Wednesday, April 6, 2011

Paying Players Is A Poor Investment

  The newest hot topic on the college sports scene is based on the notion of compensating college players.  In the past two weeks, with the help of Bryant Gumbel and HBO, I've heard a number of arguments about paying college players for the service they provide their institution.  I want to make it clear before I even start that if you're looking for someone to side with college athletes on this, you need to look elsewhere.  The entire idea of paying college players falls on my deaf ears.  It's a patently terrible idea.  My intention is to tell you exactly why.
  First of all, the one thing that most proponents of paying college athletes forget is that the vast majority of teams fail to turn a profit.  While it's true that teams like Ohio State, Texas, and Penn State regularly make millions of dollars because of their football teams, the reality is that most teams, bowl series teams, don't turn a profit worth talking about.  The biggest problem is that even the most profitable college football team is making money to fund the remainder of the teams supported by the athletic program.  While the Longhorns turn in double digit million dollar profits, how much disappears for women's field hockey, men's cross country, and swimming and diving?  The cold truth is that the profitability of the major sports at any institution fund the entire athletic department.
  Does anyone really think that MAC schools enjoy getting their doors blown off by Big Ten schools at the beginning of every football season?  Fact is, the six figure pay days that the smaller schools accept with willingness to be slaughtered are the reason that those athletic departments are able to fund all of the smaller sports.
  It's cute to point out that the poor wide receiver who tore his ACL was never compensated for his contribution to the team's bottom line, and it's compelling to read about the guy who could've been an NBA All-Star, if not for the drug problems.  Fact is, the system is set up in the way that it is because it provides every scholarship level student the opportunity to further their future by taking advantage of the scholarship they've been given.  I don't care if you're a 4.0 student who gets an academic scholarship, a quarterback who can throw sixty yards while sitting down, or a tuba player with the cardio skills to spell your school's name at midfield.  The bottom line is that the compensation every student is afforded at the scholarship level is the same.  The talent you possess, be it academic, athletic, or otherwise, has afforded you the opportunity to attend a university for free.  From there, it's up to you and your advisors to either utilize that opportunity or throw it away.
  The problem with college athletes is that too many are recruited solely on their athletic ability.  Regardless of when, at some point many of those athletes were handed grades, promised unrealistic futures, and poorly prepared for developing their futures.  We've all seen the commercials and we all know the reality.  Less than one percent of college athletes become professional athletes.  To me, the notion that college athletes should be paid sounds like nothing more than a fall back plan.  I'm tired of hearing about it.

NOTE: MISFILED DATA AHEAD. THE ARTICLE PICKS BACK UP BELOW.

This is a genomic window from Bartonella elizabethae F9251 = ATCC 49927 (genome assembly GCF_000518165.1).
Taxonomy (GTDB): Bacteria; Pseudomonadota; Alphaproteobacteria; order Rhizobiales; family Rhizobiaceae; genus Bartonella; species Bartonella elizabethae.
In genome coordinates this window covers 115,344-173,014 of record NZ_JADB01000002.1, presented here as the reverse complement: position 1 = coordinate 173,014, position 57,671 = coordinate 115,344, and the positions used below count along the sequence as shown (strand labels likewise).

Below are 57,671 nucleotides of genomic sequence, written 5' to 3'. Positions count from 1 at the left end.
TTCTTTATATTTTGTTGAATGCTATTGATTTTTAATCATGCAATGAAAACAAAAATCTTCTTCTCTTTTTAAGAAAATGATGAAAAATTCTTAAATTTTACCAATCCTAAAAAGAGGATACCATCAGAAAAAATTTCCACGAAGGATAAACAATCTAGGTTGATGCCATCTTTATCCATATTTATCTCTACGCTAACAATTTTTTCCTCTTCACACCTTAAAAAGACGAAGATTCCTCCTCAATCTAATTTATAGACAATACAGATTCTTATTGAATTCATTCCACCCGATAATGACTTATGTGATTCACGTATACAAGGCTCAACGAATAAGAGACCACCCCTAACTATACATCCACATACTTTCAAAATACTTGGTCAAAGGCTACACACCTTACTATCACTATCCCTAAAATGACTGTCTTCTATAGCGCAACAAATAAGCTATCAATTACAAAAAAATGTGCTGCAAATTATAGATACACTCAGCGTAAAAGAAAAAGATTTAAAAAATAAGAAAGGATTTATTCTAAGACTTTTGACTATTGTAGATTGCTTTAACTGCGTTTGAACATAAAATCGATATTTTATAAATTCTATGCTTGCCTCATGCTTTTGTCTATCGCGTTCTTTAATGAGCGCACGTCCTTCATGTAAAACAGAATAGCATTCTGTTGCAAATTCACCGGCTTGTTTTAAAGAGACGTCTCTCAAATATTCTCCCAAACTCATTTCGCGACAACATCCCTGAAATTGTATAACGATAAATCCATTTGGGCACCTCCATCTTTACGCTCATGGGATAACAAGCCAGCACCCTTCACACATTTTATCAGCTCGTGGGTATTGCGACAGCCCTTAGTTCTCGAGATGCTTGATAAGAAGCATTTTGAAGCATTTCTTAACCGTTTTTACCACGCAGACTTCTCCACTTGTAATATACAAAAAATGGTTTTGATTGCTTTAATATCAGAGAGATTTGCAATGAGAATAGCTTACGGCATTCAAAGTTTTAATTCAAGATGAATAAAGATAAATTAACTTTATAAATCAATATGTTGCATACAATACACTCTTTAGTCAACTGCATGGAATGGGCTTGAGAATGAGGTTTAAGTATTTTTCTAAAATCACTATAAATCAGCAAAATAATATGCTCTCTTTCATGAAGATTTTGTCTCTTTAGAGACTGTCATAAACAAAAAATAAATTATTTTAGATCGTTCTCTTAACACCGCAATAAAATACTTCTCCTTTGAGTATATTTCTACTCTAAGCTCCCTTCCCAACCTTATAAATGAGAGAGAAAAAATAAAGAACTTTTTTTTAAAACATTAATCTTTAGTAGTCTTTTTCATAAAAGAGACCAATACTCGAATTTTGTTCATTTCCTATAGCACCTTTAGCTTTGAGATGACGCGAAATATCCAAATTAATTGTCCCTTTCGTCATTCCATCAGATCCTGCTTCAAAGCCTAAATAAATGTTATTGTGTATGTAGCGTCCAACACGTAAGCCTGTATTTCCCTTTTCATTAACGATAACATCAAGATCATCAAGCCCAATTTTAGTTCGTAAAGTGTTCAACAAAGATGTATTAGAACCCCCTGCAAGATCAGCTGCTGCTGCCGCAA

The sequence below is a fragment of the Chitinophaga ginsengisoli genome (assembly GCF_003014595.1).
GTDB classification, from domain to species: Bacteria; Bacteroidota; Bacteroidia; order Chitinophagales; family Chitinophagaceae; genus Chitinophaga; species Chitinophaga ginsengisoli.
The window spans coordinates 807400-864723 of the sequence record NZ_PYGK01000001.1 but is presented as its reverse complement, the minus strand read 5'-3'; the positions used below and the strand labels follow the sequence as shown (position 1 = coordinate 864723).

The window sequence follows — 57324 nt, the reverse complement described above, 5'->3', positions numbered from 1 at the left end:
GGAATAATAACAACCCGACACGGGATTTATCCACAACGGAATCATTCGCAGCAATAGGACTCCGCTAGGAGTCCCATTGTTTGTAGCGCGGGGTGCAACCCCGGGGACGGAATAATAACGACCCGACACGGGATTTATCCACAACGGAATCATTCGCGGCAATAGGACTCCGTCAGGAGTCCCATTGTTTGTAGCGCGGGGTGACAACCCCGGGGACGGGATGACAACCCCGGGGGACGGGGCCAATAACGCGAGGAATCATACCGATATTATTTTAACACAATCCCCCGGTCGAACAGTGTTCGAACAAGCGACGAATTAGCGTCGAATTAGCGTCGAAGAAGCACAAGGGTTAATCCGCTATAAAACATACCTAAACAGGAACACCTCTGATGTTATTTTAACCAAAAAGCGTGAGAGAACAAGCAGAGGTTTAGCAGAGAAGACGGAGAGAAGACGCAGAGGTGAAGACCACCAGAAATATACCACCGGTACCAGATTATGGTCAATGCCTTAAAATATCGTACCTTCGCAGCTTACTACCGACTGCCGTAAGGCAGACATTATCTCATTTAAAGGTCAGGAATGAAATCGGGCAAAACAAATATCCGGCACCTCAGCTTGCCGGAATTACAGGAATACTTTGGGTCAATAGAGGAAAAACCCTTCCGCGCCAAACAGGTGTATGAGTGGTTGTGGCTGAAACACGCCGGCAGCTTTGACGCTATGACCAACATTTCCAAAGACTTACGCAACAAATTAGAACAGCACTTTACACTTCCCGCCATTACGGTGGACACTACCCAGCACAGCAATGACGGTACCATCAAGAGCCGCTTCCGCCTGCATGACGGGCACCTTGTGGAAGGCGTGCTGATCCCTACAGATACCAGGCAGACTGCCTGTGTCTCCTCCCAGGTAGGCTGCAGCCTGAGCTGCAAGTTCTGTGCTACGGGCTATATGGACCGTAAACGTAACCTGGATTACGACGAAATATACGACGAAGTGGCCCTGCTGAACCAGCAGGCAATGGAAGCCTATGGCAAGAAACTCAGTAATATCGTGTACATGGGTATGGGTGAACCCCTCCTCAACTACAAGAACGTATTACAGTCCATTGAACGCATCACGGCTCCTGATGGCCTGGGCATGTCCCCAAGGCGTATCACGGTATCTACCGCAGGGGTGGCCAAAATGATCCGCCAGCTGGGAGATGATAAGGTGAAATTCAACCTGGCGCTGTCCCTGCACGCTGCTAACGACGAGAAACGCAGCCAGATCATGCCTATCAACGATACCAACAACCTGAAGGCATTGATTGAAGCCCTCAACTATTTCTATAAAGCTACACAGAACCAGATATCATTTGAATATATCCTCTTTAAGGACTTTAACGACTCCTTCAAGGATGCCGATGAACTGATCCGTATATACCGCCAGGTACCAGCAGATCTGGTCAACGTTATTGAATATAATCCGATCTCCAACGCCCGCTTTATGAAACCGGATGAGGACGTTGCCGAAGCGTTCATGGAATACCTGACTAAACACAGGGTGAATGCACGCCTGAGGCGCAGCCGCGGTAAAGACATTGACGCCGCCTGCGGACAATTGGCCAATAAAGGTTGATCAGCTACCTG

Those who argue that college football and basketball players should be paid ignore the most basic truth of the entire argument.  The profits that these programs make fund the entire athletic department.  Unless you're willing to eliminate every athletic program that doesn't turn a profit, you simply can not argue for paying college athletes.
  I've listened to nationally respected writers like Jason Whitlock argue for payment of college athletes despite arguing to the contrary when it suited their agenda.  The bottom line is that in order to justify any sort of parity and promote any semblance of an actual athletic department, colleges can't pay the players in their profitable sports.  It's absurd to me that anyone would argue to the contrary.  Sure, it sounds great to take the most profitable program and argue about how much each player would make, but it ignores the fundamentals of both amateurism and the development of athletic programs.
  The notion of paying players flies in the face of everything that matters on the collegiate level.  Would anyone be okay with a bowl division that only contained 30 programs?  Probably not.  Would anyone support a system where even the largest schools had football,  basketball, and a couple of women's athletic teams?  Of course not.  The people that argue for paying players don't know where to start or stop.  The primary argument I keep hearing is that some schools earn millions on the football field, and the producers of that entertainment, the players, go uncompensated.  If every athletic program that turns a profit is expected to pay its players, do we start paying high school football players at Texas' powerhouse programs?  Do we give money to basketball players at the high schools that make money?  The answer, of course, is no.